“Do you consider yourself to be a violent woman, Ms. Darnall?”

She looked at her lawyer, who nodded.

“No.”

“Could you elaborate?”

“I love my husband.  I love my son.  I work at the Aquarium because I love to be around the people who come there.  I feed the otters sometimes when they let me.  I don’t know what you want to hear.  I don’t allow a gun in my house, not even a toy.  My son isn’t allowed to play football because it glorifies violence.  I can’t even imagine killing someone, not with one clean shot, let alone mutilating the body, as they say was done to this man.”

“I understand.  Would you describe your activities on the night of the murder?”

“I’ve already done that a hundred times.”

“But you haven’t told me.  Would you please, just once more?”

“It’s all right, Susan,” Pierce said to her questioning look.

“All right.  As I’ve said repeatedly, I have no memory of committing any crime, least of all a murder.”

“But the bulk of your memory is intact?”

“Yes.”

“The murder was committed Monday night about nine.  What’s the last thing you remember before that?”

“I was at home.  The family had eaten, and I’d put the dishes into the dishwasher.  The boys were watching TV, and—”

“Who are the boys?”

“My son and husband.”

“Go on.”

“They were watching TV, and I was laying out my clothes for work Tuesday.  That’s when everything goes blank.  The next thing I remember, I had handcuffs on, and I was being put into a police car.”

“You’ve had plenty of time to think in the past two days.  Have you tried to remember what happened during this gap?”

“What do you think?” she snapped.  “If you couldn’t remember the most devastating event in your life, would you waste your time daydreaming?”

Good.  A little emotion.

“Of course not.  What happens when you try?”

“I get a headache.  The more I try, the worse it becomes, until I’m nearly blind from it.”

“I see.  Well, Mr. Pierce, I think that’s all I need for now.  Lieutenant?”

“No, I have nothing new.”

“All right.  Thank you, Mr. Pierce.  I think we can consider this session complete.”

As Zamora summoned the sergeant to escort the prisoner, Kitfox stepped out into the hallway with Pierce.

“Any impressions you’d care to share with the defense, Special Agent?”

“I don’t know.  She certainly doesn’t fit the profile.”

“No, she doesn’t, and yet, given the conditions of her arrest, I don’t know how I’m going to defend her.  This looks like a classic insanity plea.”

“Schizophrenia?”

“No, that leaves a long history of aberrant behavior.  Maybe some form of multiple personality disorder.  I don’t know much about it, but I have an appointment with a local research psychiatrist who I’m hoping can give me something.”

“As am I,” Kitfox agreed.  “As it stands right now, I can’t rule her out of the Nevada case.  If she slipped out of consciousness once, she could have done it before.  I have a few more items to check.  If you come up with anything I should know about, give me a call.”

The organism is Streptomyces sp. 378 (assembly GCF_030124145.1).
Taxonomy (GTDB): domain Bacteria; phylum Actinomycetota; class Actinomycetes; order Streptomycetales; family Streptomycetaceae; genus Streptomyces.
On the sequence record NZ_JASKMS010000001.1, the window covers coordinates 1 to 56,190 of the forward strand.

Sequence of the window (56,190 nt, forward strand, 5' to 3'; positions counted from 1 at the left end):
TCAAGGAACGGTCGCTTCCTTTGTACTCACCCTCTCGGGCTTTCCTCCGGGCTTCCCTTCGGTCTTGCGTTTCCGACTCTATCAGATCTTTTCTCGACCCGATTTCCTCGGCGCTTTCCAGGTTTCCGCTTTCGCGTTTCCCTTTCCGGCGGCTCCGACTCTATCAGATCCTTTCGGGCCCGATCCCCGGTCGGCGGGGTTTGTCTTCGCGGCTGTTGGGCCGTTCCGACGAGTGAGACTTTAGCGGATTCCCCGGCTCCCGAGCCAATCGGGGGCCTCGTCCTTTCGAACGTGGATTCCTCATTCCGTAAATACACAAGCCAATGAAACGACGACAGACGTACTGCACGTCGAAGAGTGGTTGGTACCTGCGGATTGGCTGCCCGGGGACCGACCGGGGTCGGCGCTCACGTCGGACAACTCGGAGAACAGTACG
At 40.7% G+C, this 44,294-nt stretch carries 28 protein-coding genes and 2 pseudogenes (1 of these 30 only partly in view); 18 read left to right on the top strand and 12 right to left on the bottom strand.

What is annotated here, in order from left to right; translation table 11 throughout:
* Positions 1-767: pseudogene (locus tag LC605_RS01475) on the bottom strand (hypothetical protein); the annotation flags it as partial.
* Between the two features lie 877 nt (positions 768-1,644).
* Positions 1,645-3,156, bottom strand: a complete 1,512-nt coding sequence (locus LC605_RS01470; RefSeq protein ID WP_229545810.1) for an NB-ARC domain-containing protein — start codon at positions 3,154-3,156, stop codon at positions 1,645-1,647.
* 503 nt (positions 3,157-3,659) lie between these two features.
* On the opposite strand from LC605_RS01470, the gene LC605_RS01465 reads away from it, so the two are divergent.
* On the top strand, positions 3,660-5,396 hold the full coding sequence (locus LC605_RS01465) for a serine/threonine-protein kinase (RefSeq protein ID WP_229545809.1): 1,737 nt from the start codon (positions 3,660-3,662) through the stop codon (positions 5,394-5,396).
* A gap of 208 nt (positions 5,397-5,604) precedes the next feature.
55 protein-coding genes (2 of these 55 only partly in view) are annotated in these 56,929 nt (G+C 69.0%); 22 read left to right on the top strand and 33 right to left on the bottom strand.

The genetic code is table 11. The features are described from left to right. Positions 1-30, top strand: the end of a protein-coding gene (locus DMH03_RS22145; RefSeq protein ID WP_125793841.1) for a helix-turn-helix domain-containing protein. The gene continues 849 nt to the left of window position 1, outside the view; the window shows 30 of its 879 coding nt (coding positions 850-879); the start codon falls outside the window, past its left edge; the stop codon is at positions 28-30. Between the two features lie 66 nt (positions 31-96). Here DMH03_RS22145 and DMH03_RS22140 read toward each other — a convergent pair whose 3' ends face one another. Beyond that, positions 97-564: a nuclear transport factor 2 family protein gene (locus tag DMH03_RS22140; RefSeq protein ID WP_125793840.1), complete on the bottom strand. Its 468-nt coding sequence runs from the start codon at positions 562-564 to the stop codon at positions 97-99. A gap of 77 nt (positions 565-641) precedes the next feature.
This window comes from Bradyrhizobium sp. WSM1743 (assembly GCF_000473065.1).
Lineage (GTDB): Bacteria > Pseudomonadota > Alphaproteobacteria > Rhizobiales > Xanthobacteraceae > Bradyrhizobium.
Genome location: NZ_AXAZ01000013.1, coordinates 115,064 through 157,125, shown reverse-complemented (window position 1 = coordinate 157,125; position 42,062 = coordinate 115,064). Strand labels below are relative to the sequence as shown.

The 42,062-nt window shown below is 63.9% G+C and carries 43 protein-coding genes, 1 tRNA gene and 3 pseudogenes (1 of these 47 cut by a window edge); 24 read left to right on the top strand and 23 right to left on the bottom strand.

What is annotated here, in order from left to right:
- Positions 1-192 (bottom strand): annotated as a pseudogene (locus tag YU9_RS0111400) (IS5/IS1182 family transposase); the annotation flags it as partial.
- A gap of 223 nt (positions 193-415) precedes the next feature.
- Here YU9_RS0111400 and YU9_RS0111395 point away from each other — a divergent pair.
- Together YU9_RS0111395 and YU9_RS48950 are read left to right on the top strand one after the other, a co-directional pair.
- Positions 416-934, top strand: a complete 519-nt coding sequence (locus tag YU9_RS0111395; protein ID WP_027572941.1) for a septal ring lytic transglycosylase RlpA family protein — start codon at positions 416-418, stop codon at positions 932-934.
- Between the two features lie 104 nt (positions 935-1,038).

Kitfox handed him a business card.

“I will,” Pierce told him, producing a card of his own.  “You do the same.  Maybe between us, we can get to the bottom of this.”

“I sure hope so.”  Kitfox offered his hand.  “A pleasure meeting you, Mr. Pierce.”

2:17 PM, Monterey

“Do you seriously believe that woman down there stabbed a man over thirty times?”

Kitfox sat in Zamora’s office awaiting a return call from his boss, Dixon.

“You’ve read the report,” Zamora told him, leafing through some paperwork from another case.  “She was apprehended under conditions that preclude any alternate explanation.”

“It doesn’t add up.  That was a rage murder, done by someone who hated his guts.  Have you established any connection between them?”

“Not yet.”  She raised her voice over his next statement.  “All that means is, not yet.”

“All right.  What about the premeditation aspect?  She supposedly dressed for the crime, studied his habits, laid in wait, and so forth.  Does it seem reasonable that in the midst of all this commando-style planning, she overlooked the need for an escape plan and an alibi?”

“Maybe amnesia was her escape plan.  You don’t have to fake it anymore, it can be induced by drugs.”

“Who are you talking about?  This is a part time receptionist, for God’s sake.”

“Yes, and a very charming woman into the bargain.  You’re with the FBI.  Did you ever get to meet Jeffrey Dahmer?”

“No.”

“I’ve heard he was one of the most charming people you could ever ask to meet.  He just showed his affection by eating his lovers.”

“Oh, this is nowhere close to similar.  Dahmer was—”

She held up her hand as the phone rang.

“Homicide, Zamora . . .  He’s right here, sir.  I’ll put him on.”

She passed the phone across the desk.

“Special Agent Kitfox.”

“How’s it going down there, Leon?” asked Dixon’s voice from the other end.

“Strange case, sir, strange case.”

“How’s that?”

“This suspect they have just doesn’t fit.”

“What the hell do you mean, she doesn’t fit?  I’m familiar with the particulars.  It’s a slam-dunk case.”

“Sir, I’ve met the suspect.  She’s—”

“Nice?”

“Well, yes, sir, but—”

“No buts, Leon.  They caught her red-handed.”